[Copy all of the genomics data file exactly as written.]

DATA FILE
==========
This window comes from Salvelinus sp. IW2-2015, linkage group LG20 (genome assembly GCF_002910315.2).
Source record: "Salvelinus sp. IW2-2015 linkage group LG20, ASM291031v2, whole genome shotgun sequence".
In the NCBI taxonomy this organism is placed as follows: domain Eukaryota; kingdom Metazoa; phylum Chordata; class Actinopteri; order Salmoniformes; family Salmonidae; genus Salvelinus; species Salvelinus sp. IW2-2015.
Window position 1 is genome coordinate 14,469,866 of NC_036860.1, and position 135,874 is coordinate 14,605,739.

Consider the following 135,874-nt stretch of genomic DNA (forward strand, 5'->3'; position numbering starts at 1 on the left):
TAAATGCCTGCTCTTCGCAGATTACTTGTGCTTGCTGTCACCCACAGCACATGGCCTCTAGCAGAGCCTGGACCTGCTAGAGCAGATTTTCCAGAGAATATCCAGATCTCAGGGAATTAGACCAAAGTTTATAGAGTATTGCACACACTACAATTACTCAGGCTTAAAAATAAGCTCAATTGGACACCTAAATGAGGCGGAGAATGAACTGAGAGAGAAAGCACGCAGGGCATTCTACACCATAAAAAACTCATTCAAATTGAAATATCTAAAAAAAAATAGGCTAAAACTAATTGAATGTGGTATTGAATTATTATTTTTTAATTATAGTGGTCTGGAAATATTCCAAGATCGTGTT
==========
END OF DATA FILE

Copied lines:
This window comes from Salvelinus sp. IW2-2015, linkage group LG20 (genome assembly GCF_002910315.2).
Source record: "Salvelinus sp. IW2-2015 linkage group LG20, ASM291031v2, whole genome shotgun sequence".
In the NCBI taxonomy this organism is placed as follows: domain Eukaryota; kingdom Metazoa; phylum Chordata; class Actinopteri; order Salmoniformes; family Salmonidae; genus Salvelinus; species Salvelinus sp. IW2-2015.
Window position 1 is genome coordinate 14,469,866 of NC_036860.1, and position 135,874 is coordinate 14,605,739.

Consider the following 135,874-nt stretch of genomic DNA (forward strand, 5'->3'; position numbering starts at 1 on the left):
TAAATGCCTGCTCTTCGCAGATTACTTGTGCTTGCTGTCACCCACAGCACATGGCCTCTAGCAGAGCCTGGACCTGCTAGAGCAGATTTTCCAGAGAATATCCAGATCTCAGGGAATTAGACCAAAGTTTATAGAGTATTGCACACACTACAATTACTCAGGCTTAAAAATAAGCTCAATTGGACACCTAAATGAGGCGGAGAATGAACTGAGAGAGAAAGCACGCAGGGCATTCTACACCATAAAAAACTCATTCAAATTGAAATATCTAAAAAAAAATAGGCTAAAACTAATTGAATGTGGTATTGAATTATTATTTTTTAATTATAGTGGTCTGGAAATATTCCAAGATCGTGTT